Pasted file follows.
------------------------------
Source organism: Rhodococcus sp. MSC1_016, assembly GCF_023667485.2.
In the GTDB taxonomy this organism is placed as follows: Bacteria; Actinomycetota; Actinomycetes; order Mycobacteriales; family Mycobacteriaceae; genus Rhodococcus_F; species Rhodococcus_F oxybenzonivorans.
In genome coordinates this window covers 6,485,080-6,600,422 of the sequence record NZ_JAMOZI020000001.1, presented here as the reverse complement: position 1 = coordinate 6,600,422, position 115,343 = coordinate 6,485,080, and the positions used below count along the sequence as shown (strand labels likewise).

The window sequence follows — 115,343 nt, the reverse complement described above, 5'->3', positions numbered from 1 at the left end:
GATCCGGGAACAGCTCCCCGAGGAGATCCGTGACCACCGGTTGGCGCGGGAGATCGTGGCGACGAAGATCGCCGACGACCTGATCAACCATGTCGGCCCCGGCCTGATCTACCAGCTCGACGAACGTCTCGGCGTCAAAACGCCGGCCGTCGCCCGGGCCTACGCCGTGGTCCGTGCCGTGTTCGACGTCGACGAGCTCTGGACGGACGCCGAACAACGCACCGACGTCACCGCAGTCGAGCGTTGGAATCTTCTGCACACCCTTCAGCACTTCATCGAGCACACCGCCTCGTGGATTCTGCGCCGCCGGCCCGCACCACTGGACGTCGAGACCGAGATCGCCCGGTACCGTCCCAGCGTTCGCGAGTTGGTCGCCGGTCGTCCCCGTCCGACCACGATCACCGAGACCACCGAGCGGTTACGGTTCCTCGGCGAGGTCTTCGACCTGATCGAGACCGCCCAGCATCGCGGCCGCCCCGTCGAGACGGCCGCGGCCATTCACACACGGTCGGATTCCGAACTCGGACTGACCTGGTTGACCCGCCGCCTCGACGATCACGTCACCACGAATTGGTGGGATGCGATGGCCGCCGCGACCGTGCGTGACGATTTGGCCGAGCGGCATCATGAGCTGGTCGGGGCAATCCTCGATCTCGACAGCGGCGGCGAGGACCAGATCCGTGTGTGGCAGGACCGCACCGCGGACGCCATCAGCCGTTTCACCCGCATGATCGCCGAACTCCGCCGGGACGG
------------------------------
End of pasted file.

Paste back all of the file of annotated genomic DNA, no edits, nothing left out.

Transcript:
Source organism: Rhodococcus sp. MSC1_016, assembly GCF_023667485.2.
In the GTDB taxonomy this organism is placed as follows: Bacteria; Actinomycetota; Actinomycetes; order Mycobacteriales; family Mycobacteriaceae; genus Rhodococcus_F; species Rhodococcus_F oxybenzonivorans.
In genome coordinates this window covers 6,485,080-6,600,422 of the sequence record NZ_JAMOZI020000001.1, presented here as the reverse complement: position 1 = coordinate 6,600,422, position 115,343 = coordinate 6,485,080, and the positions used below count along the sequence as shown (strand labels likewise).

The window sequence follows — 115,343 nt, the reverse complement described above, 5'->3', positions numbered from 1 at the left end:
GATCCGGGAACAGCTCCCCGAGGAGATCCGTGACCACCGGTTGGCGCGGGAGATCGTGGCGACGAAGATCGCCGACGACCTGATCAACCATGTCGGCCCCGGCCTGATCTACCAGCTCGACGAACGTCTCGGCGTCAAAACGCCGGCCGTCGCCCGGGCCTACGCCGTGGTCCGTGCCGTGTTCGACGTCGACGAGCTCTGGACGGACGCCGAACAACGCACCGACGTCACCGCAGTCGAGCGTTGGAATCTTCTGCACACCCTTCAGCACTTCATCGAGCACACCGCCTCGTGGATTCTGCGCCGCCGGCCCGCACCACTGGACGTCGAGACCGAGATCGCCCGGTACCGTCCCAGCGTTCGCGAGTTGGTCGCCGGTCGTCCCCGTCCGACCACGATCACCGAGACCACCGAGCGGTTACGGTTCCTCGGCGAGGTCTTCGACCTGATCGAGACCGCCCAGCATCGCGGCCGCCCCGTCGAGACGGCCGCGGCCATTCACACACGGTCGGATTCCGAACTCGGACTGACCTGGTTGACCCGCCGCCTCGACGATCACGTCACCACGAATTGGTGGGATGCGATGGCCGCCGCGACCGTGCGTGACGATTTGGCCGAGCGGCATCATGAGCTGGTCGGGGCAATCCTCGATCTCGACAGCGGCGGCGAGGACCAGATCCGTGTGTGGCAGGACCGCACCGCGGACGCCATCAGCCGTTTCACCCGCATGATCGCCGAACTCCGCCGGGACGG